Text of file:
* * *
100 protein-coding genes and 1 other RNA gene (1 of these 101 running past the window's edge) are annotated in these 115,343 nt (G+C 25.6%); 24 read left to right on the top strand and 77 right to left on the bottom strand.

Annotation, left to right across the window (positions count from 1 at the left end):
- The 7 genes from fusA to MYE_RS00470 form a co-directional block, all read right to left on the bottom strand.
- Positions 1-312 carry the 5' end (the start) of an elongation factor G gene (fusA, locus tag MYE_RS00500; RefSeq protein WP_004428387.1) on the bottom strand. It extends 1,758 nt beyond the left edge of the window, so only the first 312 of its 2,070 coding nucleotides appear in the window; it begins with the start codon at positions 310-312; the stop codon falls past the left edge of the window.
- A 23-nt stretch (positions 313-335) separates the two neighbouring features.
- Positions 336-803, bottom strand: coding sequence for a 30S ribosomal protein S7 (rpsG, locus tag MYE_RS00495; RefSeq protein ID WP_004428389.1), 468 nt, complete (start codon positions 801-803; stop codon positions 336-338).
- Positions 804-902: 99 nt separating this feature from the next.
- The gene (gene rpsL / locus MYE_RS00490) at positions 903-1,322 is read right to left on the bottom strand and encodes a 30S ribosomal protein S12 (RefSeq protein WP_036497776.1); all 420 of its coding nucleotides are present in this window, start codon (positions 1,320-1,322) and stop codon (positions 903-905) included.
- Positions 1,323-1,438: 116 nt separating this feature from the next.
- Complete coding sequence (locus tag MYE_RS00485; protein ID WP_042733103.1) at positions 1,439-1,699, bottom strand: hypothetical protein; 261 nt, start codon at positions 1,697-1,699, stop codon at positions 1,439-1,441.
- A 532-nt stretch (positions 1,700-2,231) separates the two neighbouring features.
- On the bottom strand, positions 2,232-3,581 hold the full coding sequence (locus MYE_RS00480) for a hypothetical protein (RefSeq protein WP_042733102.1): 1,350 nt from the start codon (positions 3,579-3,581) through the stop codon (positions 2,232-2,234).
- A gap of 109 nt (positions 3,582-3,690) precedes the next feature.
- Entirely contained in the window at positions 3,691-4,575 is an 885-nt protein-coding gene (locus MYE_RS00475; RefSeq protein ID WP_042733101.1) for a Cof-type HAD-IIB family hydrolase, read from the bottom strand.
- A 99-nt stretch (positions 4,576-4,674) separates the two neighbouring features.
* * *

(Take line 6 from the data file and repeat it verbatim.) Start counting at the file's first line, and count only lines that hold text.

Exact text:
- Positions 336-803, bottom strand: coding sequence for a 30S ribosomal protein S7 (rpsG, locus tag MYE_RS00495; RefSeq protein ID WP_004428389.1), 468 nt, complete (start codon positions 801-803; stop codon positions 336-338).